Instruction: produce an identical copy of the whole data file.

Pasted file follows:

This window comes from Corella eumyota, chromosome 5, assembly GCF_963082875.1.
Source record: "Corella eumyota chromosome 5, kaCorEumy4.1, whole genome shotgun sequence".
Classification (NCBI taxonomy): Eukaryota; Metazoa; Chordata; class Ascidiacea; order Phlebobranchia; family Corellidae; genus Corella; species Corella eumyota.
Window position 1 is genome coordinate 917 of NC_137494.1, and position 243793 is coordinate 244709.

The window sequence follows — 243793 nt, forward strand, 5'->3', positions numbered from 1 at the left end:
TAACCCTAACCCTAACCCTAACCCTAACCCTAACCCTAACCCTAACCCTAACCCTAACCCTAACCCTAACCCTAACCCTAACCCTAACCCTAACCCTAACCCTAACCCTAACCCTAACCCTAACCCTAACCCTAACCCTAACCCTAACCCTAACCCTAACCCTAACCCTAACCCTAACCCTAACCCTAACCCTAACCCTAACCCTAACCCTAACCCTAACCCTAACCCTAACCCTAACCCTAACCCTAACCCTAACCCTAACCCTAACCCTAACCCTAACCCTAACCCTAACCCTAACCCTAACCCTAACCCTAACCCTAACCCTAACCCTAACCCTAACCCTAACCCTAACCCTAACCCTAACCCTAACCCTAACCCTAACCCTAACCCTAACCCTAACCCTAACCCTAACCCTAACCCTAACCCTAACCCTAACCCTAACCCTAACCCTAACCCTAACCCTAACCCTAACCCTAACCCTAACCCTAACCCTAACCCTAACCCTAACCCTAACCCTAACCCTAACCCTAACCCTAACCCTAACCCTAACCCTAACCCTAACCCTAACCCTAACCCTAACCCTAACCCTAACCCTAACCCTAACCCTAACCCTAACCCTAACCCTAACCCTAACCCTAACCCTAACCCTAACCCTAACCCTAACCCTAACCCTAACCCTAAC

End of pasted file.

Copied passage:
This window comes from Corella eumyota, chromosome 5, assembly GCF_963082875.1.
Source record: "Corella eumyota chromosome 5, kaCorEumy4.1, whole genome shotgun sequence".
Classification (NCBI taxonomy): Eukaryota; Metazoa; Chordata; class Ascidiacea; order Phlebobranchia; family Corellidae; genus Corella; species Corella eumyota.
Window position 1 is genome coordinate 917 of NC_137494.1, and position 243793 is coordinate 244709.

The window sequence follows — 243793 nt, forward strand, 5'->3', positions numbered from 1 at the left end:
TAACCCTAACCCTAACCCTAACCCTAACCCTAACCCTAACCCTAACCCTAACCCTAACCCTAACCCTAACCCTAACCCTAACCCTAACCCTAACCCTAACCCTAACCCTAACCCTAACCCTAACCCTAACCCTAACCCTAACCCTAACCCTAACCCTAACCCTAACCCTAACCCTAACCCTAACCCTAACCCTAACCCTAACCCTAACCCTAACCCTAACCCTAACCCTAACCCTAACCCTAACCCTAACCCTAACCCTAACCCTAACCCTAACCCTAACCCTAACCCTAACCCTAACCCTAACCCTAACCCTAACCCTAACCCTAACCCTAACCCTAACCCTAACCCTAACCCTAACCCTAACCCTAACCCTAACCCTAACCCTAACCCTAACCCTAACCCTAACCCTAACCCTAACCCTAACCCTAACCCTAACCCTAACCCTAACCCTAACCCTAACCCTAACCCTAACCCTAACCCTAACCCTAACCCTAACCCTAACCCTAACCCTAACCCTAACCCTAACCCTAACCCTAACCCTAACCCTAACCCTAACCCTAACCCTAACCCTAACCCTAACCCTAACCCTAACCCTAACCCTAACCCTAACCCTAACCCTAACCCTAACCCTAACCCTAACCCTAACCCTAACCCTAACCCTAACCCTAACCCTAACCCTAAC